Metro Vancouverites are more concerned about cost of living, the COVID-19 pandemic and housing affordability — in that order — than they are about the quality of the air they breathe, according to a survey conducted by Justason Market Intelligence Inc.
The survey polled 1,138 adults in the region between Oct. 1 and Oct. 7 and found that homelessness (31 per cent), the economy (27 per cent) and crime (21 per cent) also ranked higher than air quality (eight per cent).
The “environment” ranked seventh (19 per cent) in the list of concerns, with cost of living at 52 per cent, COVID-19 at 47 per cent and housing affordability at 46 per cent, according to answers provided in the survey.
“Even among residents living with people who have respiratory issues, the region’s air quality is a negligible issue,” the survey said. “Air quality is generally perceived as good, very good or excellent. The smaller group assigning lower ratings for air quality, cite the presence of wood smoke and traffic pollution.”
The survey goes before the Metro Vancouver agency’s climate action committee Friday at which time it will also consider several reports related to fighting climate change, including setting new fees for businesses that emit air contaminants.
The agency’s meeting comes just days before Vancouver city council reconvenes Nov. 17 to decide whether it should approve a staff-proposed 371-page “climate emergency action plan” for the city.
The plan calls for a wide range of policies and fees to reduce carbon pollution in buildings and in the manufacturing and transport of construction materials. The plan also discourages the use of automobiles via a transport pricing system, vehicle surcharges and parking fees while at the same time improve infrastructure for walking, cycling and transit and create more “green” jobs.
Vancouver city councillor Adriane Carr is chairperson of the agency’s committee and said she wasn’t surprised by the survey’s findings. Carr pointed out the data was collected during a time when the region was not under an air quality advisory related to forest fire smoke, which occurred most recently in September.
“If that poll had been done when we had the smoke from wildfires coming from Oregon and Washington and eastern B.C. — and even California — then air quality and the environment would have ranked number one, or at least up there [on the list],” Carr told Glacier Media.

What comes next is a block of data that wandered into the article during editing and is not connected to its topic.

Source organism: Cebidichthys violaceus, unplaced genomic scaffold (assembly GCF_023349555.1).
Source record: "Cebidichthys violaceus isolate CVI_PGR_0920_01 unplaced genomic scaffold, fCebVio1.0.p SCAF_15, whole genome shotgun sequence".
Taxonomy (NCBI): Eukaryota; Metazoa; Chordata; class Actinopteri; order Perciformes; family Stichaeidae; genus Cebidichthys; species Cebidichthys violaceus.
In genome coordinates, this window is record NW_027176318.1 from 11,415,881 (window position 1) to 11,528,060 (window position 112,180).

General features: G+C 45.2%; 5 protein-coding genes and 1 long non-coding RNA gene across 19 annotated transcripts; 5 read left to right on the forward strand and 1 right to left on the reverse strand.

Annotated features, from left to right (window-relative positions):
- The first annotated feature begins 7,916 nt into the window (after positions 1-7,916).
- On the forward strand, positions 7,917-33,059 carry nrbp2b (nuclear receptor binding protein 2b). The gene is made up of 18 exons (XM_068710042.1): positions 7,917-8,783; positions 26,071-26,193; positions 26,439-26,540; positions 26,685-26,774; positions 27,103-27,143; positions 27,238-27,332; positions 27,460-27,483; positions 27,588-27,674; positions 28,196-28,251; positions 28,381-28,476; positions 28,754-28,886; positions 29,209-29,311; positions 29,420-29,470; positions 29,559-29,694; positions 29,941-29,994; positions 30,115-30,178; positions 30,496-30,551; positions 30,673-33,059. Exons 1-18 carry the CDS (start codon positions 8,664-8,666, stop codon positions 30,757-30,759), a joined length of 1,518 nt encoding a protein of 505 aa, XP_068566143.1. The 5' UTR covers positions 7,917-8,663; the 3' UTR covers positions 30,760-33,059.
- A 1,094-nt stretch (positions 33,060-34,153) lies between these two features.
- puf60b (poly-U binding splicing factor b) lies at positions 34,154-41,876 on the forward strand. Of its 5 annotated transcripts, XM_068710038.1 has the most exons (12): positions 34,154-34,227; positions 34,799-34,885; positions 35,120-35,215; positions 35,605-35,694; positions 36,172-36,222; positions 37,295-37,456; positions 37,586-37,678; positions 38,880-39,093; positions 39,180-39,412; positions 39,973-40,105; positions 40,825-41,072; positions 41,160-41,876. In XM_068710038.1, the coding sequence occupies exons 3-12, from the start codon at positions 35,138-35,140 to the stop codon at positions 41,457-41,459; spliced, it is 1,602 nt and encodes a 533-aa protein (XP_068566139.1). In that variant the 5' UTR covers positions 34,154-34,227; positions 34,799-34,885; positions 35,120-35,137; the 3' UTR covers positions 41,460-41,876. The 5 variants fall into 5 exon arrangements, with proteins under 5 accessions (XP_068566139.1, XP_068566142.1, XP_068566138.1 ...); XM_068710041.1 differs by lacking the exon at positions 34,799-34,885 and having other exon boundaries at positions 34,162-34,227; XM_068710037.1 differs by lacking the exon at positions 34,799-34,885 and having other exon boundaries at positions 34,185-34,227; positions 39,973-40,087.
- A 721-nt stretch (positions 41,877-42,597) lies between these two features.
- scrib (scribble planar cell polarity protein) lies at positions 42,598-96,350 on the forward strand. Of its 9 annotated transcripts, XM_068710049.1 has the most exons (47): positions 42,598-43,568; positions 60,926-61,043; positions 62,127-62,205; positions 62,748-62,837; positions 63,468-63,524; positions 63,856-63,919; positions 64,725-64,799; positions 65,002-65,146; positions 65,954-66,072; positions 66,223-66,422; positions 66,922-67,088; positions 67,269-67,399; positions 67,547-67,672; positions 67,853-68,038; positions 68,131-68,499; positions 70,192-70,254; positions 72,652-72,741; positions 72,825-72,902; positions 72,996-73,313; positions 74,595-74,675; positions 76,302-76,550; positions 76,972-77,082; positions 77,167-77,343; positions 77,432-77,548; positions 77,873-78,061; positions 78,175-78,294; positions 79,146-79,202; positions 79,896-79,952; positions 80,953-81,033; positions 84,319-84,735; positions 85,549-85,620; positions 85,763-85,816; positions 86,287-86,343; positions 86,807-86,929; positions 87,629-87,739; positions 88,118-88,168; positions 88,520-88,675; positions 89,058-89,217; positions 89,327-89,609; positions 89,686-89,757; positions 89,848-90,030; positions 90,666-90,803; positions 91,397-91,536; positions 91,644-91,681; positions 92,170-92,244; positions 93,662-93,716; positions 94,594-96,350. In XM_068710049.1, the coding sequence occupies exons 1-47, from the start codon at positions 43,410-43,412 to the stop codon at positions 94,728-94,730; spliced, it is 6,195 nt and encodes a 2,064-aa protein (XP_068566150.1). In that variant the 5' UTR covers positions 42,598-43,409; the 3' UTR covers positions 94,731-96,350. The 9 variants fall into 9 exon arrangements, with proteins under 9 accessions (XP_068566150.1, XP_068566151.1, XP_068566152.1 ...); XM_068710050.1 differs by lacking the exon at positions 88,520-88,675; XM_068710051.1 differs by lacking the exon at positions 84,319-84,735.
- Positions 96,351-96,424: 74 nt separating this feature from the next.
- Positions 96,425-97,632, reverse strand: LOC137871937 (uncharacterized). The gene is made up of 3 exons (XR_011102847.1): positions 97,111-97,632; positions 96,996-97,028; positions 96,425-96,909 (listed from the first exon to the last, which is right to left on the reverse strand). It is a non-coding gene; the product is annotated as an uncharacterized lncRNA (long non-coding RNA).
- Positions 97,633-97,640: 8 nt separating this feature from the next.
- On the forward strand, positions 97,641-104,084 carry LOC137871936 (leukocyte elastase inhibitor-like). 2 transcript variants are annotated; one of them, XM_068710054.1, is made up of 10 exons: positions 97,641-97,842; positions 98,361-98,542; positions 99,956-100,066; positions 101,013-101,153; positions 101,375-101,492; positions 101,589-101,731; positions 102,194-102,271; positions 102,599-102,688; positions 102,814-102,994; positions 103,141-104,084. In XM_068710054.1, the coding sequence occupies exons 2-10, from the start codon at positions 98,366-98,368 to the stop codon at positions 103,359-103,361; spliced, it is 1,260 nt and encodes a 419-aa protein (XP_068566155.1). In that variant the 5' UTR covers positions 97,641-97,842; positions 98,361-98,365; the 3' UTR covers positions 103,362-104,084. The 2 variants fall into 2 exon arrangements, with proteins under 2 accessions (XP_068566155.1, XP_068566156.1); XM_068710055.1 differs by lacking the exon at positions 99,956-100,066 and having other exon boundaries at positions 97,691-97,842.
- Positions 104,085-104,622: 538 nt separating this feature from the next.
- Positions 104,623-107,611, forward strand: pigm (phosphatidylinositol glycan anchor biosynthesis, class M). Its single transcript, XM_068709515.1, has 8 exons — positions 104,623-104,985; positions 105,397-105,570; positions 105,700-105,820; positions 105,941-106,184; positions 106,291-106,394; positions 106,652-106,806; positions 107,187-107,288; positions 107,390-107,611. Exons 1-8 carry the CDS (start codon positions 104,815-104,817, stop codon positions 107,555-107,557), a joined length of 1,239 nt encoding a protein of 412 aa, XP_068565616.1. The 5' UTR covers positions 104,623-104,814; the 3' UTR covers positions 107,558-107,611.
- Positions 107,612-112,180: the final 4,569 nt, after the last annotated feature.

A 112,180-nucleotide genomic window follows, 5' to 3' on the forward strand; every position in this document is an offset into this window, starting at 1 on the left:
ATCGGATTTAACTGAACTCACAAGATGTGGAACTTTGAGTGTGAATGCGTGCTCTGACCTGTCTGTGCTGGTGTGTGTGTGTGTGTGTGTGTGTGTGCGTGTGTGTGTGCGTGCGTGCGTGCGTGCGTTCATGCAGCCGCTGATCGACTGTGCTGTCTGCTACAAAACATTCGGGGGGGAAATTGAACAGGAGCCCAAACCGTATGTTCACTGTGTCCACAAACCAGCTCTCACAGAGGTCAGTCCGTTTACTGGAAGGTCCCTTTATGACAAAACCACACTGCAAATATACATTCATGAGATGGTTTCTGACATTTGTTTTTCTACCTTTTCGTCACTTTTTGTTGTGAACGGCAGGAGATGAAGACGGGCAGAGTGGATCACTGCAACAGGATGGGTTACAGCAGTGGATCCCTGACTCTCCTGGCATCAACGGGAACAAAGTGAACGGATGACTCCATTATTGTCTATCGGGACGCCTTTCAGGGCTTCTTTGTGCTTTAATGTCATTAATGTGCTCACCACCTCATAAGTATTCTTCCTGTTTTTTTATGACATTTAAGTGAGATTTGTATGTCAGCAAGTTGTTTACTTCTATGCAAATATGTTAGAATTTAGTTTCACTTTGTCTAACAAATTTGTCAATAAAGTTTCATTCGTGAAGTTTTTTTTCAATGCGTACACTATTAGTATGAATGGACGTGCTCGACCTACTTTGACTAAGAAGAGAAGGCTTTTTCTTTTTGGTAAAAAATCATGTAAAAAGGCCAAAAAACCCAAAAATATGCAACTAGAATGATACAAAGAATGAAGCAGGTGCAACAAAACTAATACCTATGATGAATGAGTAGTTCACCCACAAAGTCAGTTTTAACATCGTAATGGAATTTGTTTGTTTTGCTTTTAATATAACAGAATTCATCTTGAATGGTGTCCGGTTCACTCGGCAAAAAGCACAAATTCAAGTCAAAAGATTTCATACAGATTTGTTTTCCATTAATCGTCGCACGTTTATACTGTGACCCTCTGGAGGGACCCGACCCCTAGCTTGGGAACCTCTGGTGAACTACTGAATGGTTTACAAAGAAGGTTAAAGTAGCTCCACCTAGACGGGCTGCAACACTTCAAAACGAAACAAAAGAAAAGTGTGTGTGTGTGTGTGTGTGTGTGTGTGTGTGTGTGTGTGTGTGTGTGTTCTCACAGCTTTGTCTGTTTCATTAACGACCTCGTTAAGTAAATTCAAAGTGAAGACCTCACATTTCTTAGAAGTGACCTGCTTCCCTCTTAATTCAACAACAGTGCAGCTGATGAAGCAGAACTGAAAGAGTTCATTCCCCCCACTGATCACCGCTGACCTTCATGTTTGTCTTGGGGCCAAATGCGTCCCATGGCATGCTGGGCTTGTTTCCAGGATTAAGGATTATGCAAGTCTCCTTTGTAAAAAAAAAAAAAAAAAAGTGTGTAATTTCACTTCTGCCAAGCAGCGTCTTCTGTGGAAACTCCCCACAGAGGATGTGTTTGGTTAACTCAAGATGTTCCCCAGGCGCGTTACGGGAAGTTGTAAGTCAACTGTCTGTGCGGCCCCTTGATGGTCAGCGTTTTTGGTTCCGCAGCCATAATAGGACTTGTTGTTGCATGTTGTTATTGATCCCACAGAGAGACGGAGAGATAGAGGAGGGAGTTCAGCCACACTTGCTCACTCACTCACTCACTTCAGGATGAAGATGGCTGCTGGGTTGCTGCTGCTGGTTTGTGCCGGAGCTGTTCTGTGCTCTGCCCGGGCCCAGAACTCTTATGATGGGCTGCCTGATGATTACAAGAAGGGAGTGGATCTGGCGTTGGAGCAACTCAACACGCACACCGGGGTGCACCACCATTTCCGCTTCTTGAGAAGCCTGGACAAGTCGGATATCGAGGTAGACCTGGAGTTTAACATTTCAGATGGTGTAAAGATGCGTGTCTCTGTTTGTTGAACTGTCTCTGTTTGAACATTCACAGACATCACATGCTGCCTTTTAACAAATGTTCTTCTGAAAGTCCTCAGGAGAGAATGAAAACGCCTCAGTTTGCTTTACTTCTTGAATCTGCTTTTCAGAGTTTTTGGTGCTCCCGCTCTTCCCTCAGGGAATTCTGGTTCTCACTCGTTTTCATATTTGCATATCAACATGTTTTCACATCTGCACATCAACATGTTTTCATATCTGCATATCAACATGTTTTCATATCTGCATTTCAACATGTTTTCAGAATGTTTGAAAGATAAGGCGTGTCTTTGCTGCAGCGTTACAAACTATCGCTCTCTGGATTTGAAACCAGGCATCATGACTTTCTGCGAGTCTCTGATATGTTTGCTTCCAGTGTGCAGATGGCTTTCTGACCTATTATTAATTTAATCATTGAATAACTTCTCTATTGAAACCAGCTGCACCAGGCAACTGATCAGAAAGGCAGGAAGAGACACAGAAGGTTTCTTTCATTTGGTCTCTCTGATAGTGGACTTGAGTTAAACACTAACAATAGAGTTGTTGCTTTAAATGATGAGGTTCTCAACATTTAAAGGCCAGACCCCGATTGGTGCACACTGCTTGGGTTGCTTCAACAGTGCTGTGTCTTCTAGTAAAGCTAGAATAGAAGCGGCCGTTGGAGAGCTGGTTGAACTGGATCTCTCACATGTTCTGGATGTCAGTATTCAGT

Unless there is an immediate catastrophe related to the environment such as wildfires, heat waves or storms, she continued, other concerns tend to track higher in polls. The cost of living, the pandemic and housing affordability are issues currently top of mind for people, as are issues such as homelessness, the economy and crime, Carr said.
“I totally understand that element of the polling, and it confirms to me people’s day-to-day experience and the news coverage that goes on,” she said. “But it’s not influencing my abiding concern that we have to think long term, bigger picture and climate is the top issue in the long term, bigger picture.”
Carr said poll results can make politicians’ jobs more difficult to push new measures when climate change is not front of mind in people’s lives. More public education about the threat to the environment is needed, she said, noting scientists continue to provide dire predictions about the state of the world’s climate.
The focus of the Metro agency’s survey was to determine how people think its air quality regulatory program should be funded. The survey found residents were largely unaware of the agency’s program, and among those claiming knowledge, a small minority understood how it was funded.
Currently, the agency recovers the cost of regulating air pollution partly through public taxes and permit and regulation fees to businesses that are authorized to discharge contaminants.
The survey was conducted because the agency wants to update its bylaw that governs air pollution and increase fees for authorized air emissions from businesses, which are based on the potential health impact of the contaminants.
Fee rates have gone largely unchanged since they were established 2008, yet the cost of providing air quality regulatory services has increased and so has the understanding of the dangers associated to air emissions, according to an agency report that accompanies the survey.
“Since then, new studies have provided updated air quality related health information demonstrating that public health costs are greater than previously thought,” said the report, which lists proposed new fees for such air contaminants as ammonia and methane.
The survey found that most residents believe businesses emitting pollutants should pay for the air quality program, with some residents saying property taxes should help pay for a portion of the cost.
“A very small minority of residents feels that the program should be funded entirely through property taxes,” the survey said.